Money controls football. Clubs without the financial resources of the likes of Manchester City and Chelsea have to develop new methods of finding talent to compete with those that can spend large sums on already established footballers. Given that the new financial fair play regulations will have a significant impact on the spending in the Premier League, it is becoming more apparent that clubs are looking to operate with more financial stability than ever before. As well as looking to youth development in order to provide their squad with talent closer to home, clubs have also looked at cheaper alternatives. In an attempt to keep up with the big spenders amid inflation, clubs have turned to exploiting the French market.
The British Premier League has a rich history of imports from across the channel including the likes of Eric Cantona, Davide Ginola and Patrick Vieira. These players were unquestionably great success stories in arguably the most lucrative league in the world. It is important to understand why Premier League sides are so keen to recruit French players and what attracts them to British clubs.
French players cost a considerably less than British players for a number of reasons. Football development in England is reaching a crucial stage. The number of players deemed capable of playing at the highest level is at an all time low. Combined with a necessity for home grown talent in accordance with the Premier Leagues regulations, prices for British players are disproportionate to their actual worth. In a response to the British market no longer proving value for money, bargains are now sought after and the French market certainly offers these in abundance.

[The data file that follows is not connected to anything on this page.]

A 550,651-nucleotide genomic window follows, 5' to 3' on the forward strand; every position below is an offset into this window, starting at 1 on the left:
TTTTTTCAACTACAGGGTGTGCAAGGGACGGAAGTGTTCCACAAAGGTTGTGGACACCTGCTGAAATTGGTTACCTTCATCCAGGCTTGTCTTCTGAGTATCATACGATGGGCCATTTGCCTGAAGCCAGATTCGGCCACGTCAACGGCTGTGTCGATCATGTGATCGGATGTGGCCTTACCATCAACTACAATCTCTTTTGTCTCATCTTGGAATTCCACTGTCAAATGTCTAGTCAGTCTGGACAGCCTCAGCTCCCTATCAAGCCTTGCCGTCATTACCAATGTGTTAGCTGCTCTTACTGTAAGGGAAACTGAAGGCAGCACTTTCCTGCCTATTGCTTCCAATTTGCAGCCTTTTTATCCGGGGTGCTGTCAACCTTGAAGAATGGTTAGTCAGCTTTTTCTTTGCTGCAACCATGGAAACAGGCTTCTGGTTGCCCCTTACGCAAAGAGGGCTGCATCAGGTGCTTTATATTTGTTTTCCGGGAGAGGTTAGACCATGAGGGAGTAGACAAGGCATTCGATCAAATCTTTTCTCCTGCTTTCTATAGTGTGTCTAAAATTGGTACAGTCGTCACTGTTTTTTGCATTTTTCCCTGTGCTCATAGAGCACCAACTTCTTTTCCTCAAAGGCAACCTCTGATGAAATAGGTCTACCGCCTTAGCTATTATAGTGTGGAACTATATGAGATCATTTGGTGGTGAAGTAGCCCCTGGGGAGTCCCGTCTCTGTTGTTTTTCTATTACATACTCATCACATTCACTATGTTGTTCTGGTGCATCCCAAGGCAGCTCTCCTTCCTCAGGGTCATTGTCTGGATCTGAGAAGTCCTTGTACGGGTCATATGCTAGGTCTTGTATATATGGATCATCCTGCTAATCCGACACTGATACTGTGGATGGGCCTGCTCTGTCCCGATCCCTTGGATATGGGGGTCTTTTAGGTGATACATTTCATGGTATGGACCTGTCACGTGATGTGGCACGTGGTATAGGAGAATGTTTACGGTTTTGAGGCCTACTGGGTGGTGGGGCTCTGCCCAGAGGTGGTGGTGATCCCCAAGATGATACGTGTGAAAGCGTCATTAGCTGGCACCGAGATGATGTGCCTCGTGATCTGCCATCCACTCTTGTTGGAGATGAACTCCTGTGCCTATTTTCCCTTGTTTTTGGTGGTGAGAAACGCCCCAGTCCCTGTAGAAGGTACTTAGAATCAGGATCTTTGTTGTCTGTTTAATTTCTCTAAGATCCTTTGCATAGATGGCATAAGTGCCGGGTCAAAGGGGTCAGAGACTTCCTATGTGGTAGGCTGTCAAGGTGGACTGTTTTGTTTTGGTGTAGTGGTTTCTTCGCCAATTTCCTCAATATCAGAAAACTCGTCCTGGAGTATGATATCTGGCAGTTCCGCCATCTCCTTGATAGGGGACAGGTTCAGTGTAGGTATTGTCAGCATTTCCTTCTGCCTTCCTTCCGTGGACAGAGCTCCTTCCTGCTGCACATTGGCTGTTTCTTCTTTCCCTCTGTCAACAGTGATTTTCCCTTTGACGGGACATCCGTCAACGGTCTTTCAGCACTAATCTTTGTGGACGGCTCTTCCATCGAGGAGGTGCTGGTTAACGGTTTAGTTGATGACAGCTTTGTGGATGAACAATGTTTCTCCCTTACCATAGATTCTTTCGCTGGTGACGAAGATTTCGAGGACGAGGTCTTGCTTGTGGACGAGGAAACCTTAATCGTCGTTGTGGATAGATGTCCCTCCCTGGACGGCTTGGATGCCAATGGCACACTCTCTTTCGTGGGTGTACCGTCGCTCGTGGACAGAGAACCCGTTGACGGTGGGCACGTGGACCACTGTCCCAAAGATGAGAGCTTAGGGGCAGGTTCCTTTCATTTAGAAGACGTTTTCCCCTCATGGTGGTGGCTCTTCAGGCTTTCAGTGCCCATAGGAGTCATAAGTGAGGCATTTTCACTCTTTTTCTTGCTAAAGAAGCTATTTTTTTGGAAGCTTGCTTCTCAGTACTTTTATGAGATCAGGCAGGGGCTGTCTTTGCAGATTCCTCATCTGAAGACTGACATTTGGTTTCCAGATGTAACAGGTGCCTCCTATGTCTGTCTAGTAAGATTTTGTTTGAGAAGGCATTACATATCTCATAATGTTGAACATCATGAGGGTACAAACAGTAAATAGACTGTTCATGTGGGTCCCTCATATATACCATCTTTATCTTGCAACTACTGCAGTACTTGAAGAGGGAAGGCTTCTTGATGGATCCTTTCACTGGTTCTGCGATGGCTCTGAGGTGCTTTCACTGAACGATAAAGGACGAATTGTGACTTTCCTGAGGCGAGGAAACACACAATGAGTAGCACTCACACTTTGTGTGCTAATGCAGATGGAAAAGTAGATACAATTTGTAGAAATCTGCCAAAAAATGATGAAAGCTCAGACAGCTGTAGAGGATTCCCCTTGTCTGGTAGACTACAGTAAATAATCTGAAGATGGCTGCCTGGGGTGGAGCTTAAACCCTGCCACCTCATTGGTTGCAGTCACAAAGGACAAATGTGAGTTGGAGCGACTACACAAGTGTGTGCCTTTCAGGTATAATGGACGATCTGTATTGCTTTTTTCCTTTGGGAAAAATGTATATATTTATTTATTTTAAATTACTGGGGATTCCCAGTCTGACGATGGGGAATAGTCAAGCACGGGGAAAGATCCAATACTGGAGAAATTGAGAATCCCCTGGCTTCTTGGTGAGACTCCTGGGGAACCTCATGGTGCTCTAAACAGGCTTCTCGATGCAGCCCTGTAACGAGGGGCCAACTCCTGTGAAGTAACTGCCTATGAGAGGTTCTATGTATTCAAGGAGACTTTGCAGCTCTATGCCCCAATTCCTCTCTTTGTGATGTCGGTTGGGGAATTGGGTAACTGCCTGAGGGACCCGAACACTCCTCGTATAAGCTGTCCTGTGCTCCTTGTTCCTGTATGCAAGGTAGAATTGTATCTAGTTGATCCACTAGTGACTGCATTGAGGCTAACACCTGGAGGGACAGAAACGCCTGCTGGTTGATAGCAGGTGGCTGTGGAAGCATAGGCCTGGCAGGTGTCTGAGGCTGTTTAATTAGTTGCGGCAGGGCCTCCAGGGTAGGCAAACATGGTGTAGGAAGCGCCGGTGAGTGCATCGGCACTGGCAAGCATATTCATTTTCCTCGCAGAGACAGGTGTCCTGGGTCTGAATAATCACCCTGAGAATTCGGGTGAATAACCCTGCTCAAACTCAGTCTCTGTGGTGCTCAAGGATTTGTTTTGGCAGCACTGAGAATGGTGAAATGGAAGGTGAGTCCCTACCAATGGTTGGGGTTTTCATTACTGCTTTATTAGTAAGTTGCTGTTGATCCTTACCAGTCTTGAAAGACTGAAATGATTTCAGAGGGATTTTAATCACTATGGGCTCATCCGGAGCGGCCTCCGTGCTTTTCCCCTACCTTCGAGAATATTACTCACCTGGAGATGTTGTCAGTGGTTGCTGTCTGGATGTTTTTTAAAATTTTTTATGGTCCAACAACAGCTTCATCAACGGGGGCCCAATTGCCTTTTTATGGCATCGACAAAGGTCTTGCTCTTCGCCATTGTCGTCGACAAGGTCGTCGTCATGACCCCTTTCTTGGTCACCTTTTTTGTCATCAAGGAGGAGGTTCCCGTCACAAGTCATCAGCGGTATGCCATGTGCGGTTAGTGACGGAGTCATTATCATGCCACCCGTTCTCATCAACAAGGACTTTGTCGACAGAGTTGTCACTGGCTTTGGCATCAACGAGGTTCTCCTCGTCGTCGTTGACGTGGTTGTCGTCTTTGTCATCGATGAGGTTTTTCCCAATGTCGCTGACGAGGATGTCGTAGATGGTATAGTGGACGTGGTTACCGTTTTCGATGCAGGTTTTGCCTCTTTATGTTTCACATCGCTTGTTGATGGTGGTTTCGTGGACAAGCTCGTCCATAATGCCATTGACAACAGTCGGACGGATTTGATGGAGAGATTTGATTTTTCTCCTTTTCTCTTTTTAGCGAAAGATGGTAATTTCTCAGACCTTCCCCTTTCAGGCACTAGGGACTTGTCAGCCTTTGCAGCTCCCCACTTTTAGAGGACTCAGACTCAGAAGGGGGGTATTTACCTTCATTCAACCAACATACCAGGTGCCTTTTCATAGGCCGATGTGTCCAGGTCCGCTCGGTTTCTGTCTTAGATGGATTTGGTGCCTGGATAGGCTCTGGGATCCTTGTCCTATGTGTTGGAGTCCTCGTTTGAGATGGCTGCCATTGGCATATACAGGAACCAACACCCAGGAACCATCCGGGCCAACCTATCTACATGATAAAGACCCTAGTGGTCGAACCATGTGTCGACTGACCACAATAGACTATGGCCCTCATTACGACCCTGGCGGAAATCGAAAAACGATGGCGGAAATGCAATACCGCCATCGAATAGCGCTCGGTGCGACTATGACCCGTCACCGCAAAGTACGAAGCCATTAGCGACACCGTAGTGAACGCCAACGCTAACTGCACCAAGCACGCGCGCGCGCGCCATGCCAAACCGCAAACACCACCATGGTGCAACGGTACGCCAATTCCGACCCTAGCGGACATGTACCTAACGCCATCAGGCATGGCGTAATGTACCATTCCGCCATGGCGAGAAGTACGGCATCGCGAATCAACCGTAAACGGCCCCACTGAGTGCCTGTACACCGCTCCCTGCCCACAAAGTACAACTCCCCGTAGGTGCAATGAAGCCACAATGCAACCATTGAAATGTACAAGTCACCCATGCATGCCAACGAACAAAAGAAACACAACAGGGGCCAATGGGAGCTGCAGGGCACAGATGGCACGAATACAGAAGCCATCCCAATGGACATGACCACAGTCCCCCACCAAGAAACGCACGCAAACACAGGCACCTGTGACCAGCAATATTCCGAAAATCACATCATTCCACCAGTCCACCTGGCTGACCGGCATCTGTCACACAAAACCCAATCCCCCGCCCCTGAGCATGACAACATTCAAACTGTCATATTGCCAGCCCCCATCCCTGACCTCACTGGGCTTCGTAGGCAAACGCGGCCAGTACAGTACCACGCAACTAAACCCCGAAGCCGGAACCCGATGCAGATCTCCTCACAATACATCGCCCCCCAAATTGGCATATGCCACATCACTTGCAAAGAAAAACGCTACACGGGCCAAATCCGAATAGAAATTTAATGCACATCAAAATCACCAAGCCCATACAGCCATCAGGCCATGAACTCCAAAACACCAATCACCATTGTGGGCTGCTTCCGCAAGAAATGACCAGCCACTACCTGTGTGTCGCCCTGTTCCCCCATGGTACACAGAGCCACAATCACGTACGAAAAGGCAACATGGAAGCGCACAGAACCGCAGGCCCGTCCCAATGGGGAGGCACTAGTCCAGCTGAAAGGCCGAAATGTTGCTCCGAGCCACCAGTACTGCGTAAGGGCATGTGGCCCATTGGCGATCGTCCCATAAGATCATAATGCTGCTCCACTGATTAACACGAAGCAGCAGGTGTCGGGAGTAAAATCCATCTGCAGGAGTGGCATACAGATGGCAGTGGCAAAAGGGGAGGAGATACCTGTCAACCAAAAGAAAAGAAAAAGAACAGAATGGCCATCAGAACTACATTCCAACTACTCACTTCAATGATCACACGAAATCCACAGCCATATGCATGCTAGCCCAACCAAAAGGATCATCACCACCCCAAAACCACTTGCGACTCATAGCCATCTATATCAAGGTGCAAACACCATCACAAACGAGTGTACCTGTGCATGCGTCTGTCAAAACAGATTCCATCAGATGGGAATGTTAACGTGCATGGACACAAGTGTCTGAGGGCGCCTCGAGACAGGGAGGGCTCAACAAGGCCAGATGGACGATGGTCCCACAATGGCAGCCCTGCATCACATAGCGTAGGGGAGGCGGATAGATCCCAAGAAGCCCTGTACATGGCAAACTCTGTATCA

Olivier Giroud, Yohan Cabaye and Hugo Lloris have all made the switch from Ligue 1 to ply their trade in the Premier League and have made substantial contributions to their respective clubs in a relatively short space of time. Arguably one of the most gifted goalkeepers in the world, Lloris moved to Tottenham Hotspur from Lyon for around £12 million and is currently considered as one of their biggest assets, according to a large proportion of their fan base. Olivier Giroud signed for Spurs’ North London rivals, Arsenal. Arsene Wenger paid a similar amount for the talented forward. Giroud answered doubters questioning his ability by scoring 17 goals in his debut season. Now recognised as their main striker, Giroud has started the 2013-2014 campaign in fine form, scoring 4 goals in 5 games at the time of writing.